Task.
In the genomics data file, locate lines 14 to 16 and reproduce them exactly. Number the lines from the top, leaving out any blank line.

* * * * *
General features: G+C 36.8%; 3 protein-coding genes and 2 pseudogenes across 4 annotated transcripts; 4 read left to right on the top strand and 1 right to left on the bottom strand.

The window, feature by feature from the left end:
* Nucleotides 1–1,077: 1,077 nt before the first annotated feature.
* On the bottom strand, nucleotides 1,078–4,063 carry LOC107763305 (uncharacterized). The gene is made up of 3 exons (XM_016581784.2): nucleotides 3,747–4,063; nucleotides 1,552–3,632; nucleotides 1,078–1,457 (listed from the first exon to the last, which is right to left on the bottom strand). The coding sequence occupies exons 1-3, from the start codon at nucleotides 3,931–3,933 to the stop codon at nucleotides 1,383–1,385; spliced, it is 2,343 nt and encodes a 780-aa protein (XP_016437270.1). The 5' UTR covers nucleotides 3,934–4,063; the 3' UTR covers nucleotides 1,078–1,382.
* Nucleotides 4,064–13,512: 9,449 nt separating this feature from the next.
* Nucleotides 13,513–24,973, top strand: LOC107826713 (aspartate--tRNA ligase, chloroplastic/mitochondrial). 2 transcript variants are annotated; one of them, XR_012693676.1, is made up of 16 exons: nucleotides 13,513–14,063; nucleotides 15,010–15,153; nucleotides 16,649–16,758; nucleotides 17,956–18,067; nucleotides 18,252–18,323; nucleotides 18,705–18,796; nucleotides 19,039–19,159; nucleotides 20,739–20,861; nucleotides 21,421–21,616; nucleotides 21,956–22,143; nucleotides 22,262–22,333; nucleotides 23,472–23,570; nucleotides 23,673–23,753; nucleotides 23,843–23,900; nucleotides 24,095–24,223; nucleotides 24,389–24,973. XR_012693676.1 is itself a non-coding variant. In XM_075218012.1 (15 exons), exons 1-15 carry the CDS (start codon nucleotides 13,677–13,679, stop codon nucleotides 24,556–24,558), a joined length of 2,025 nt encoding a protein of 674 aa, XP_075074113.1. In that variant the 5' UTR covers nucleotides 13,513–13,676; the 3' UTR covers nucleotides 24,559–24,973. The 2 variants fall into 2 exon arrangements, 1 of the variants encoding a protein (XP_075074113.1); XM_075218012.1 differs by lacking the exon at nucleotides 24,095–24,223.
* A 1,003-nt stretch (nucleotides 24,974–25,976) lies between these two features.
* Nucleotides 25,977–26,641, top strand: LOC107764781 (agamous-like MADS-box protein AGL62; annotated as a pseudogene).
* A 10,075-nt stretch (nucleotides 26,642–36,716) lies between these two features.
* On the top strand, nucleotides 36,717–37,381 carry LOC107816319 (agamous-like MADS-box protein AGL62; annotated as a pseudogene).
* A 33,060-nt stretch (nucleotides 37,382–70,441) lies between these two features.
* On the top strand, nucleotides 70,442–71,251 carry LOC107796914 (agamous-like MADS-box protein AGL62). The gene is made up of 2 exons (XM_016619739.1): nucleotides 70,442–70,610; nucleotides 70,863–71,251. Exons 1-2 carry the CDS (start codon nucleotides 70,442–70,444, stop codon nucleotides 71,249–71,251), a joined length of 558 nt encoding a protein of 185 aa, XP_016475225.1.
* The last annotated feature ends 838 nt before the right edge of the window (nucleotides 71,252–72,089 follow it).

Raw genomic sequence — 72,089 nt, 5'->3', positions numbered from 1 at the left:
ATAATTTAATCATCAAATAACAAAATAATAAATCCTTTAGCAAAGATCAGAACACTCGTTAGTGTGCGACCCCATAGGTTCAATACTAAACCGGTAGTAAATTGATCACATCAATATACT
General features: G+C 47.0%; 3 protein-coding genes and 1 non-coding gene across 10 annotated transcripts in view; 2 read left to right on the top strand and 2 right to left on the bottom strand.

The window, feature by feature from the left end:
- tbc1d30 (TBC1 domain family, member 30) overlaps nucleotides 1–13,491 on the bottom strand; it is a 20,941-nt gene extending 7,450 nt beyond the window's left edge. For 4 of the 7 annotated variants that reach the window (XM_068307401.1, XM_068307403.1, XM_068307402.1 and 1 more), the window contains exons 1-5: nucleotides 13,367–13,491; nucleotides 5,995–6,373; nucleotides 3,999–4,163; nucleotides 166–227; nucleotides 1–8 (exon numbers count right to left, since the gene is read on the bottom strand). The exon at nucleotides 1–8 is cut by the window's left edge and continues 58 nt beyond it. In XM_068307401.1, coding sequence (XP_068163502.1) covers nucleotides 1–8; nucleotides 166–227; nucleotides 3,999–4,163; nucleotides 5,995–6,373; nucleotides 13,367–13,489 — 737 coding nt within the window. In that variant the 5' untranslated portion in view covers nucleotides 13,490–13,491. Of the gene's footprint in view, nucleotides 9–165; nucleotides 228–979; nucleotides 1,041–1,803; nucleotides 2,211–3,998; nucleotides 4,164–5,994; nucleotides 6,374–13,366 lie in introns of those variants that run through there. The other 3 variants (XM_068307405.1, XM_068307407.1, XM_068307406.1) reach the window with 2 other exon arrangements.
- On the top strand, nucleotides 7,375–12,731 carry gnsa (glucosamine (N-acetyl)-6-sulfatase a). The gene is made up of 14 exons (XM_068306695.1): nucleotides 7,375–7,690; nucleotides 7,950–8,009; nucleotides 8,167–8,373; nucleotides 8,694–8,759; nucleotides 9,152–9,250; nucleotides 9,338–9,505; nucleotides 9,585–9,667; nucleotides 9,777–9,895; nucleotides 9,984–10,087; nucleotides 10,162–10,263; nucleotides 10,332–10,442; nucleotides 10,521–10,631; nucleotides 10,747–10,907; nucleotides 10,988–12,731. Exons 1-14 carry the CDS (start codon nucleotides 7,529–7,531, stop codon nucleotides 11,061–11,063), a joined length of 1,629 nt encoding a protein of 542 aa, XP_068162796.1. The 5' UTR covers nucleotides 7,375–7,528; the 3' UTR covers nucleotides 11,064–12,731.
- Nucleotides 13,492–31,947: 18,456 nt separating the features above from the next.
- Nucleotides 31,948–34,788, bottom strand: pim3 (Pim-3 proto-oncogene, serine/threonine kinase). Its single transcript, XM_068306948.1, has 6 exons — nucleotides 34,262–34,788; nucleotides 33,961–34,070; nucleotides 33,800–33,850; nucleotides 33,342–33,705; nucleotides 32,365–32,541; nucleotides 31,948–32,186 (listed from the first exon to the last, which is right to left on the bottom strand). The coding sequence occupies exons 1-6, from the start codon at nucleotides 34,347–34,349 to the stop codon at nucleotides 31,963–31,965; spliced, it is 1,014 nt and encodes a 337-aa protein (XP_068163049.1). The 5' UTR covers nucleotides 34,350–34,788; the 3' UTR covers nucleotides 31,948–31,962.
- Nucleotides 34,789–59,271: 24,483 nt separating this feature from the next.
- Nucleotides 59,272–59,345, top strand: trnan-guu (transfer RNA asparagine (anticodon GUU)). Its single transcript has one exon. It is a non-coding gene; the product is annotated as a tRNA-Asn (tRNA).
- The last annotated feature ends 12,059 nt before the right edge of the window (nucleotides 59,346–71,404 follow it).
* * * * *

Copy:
Raw genomic sequence — 72,089 nt, 5'->3', positions numbered from 1 at the left:
ATAATTTAATCATCAAATAACAAAATAATAAATCCTTTAGCAAAGATCAGAACACTCGTTAGTGTGCGACCCCATAGGTTCAATACTAAACCGGTAGTAAATTGATCACATCAATATACT
General features: G+C 47.0%; 3 protein-coding genes and 1 non-coding gene across 10 annotated transcripts in view; 2 read left to right on the top strand and 2 right to left on the bottom strand.